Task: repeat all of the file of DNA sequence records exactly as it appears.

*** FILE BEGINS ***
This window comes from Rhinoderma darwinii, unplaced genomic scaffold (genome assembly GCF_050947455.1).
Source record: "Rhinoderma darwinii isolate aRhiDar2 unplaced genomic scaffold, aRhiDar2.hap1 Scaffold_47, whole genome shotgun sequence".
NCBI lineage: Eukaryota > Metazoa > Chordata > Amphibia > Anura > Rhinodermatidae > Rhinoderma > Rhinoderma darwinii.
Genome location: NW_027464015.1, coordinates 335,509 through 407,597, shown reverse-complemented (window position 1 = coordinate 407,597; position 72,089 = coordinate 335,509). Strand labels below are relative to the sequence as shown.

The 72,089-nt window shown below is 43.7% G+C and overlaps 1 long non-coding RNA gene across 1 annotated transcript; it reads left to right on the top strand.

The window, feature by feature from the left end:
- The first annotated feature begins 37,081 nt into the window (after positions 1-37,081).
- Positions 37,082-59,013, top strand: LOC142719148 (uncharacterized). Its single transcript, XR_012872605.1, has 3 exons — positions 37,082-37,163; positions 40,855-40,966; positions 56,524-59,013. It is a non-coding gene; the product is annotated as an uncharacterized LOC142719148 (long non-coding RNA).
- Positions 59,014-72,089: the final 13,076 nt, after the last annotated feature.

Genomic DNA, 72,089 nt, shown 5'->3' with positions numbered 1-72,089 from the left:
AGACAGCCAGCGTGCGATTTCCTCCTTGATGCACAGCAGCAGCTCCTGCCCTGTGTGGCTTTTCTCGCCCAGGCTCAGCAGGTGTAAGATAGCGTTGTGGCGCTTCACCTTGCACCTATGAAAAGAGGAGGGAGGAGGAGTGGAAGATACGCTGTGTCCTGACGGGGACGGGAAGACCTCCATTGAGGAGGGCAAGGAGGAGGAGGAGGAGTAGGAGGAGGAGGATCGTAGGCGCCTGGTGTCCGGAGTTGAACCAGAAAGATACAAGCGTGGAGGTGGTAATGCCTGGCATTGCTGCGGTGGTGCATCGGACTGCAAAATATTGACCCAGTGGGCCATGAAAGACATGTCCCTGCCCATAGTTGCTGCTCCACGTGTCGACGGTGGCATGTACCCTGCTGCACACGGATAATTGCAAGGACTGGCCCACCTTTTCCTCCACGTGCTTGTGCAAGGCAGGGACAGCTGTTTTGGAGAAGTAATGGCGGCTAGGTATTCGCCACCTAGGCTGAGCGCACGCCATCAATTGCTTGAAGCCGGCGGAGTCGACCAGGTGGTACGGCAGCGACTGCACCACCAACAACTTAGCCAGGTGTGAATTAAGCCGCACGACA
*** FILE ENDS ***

This window comes from Rhinoderma darwinii, unplaced genomic scaffold (genome assembly GCF_050947455.1).
Source record: "Rhinoderma darwinii isolate aRhiDar2 unplaced genomic scaffold, aRhiDar2.hap1 Scaffold_47, whole genome shotgun sequence".
NCBI lineage: Eukaryota > Metazoa > Chordata > Amphibia > Anura > Rhinodermatidae > Rhinoderma > Rhinoderma darwinii.
Genome location: NW_027464015.1, coordinates 335,509 through 407,597, shown reverse-complemented (window position 1 = coordinate 407,597; position 72,089 = coordinate 335,509). Strand labels below are relative to the sequence as shown.

The 72,089-nt window shown below is 43.7% G+C and overlaps 1 long non-coding RNA gene across 1 annotated transcript; it reads left to right on the top strand.

The window, feature by feature from the left end:
- The first annotated feature begins 37,081 nt into the window (after positions 1-37,081).
- Positions 37,082-59,013, top strand: LOC142719148 (uncharacterized). Its single transcript, XR_012872605.1, has 3 exons — positions 37,082-37,163; positions 40,855-40,966; positions 56,524-59,013. It is a non-coding gene; the product is annotated as an uncharacterized LOC142719148 (long non-coding RNA).
- Positions 59,014-72,089: the final 13,076 nt, after the last annotated feature.

Genomic DNA, 72,089 nt, shown 5'->3' with positions numbered 1-72,089 from the left:
AGACAGCCAGCGTGCGATTTCCTCCTTGATGCACAGCAGCAGCTCCTGCCCTGTGTGGCTTTTCTCGCCCAGGCTCAGCAGGTGTAAGATAGCGTTGTGGCGCTTCACCTTGCACCTATGAAAAGAGGAGGGAGGAGGAGTGGAAGATACGCTGTGTCCTGACGGGGACGGGAAGACCTCCATTGAGGAGGGCAAGGAGGAGGAGGAGGAGTAGGAGGAGGAGGATCGTAGGCGCCTGGTGTCCGGAGTTGAACCAGAAAGATACAAGCGTGGAGGTGGTAATGCCTGGCATTGCTGCGGTGGTGCATCGGACTGCAAAATATTGACCCAGTGGGCCATGAAAGACATGTCCCTGCCCATAGTTGCTGCTCCACGTGTCGACGGTGGCATGTACCCTGCTGCACACGGATAATTGCAAGGACTGGCCCACCTTTTCCTCCACGTGCTTGTGCAAGGCAGGGACAGCTGTTTTGGAGAAGTAATGGCGGCTAGGTATTCGCCACCTAGGCTGAGCGCACGCCATCAATTGCTTGAAGCCGGCGGAGTCGACCAGGTGGTACGGCAGCGACTGCACCACCAACAACTTAGCCAGGTGTGAATTAAGCCGCACGACA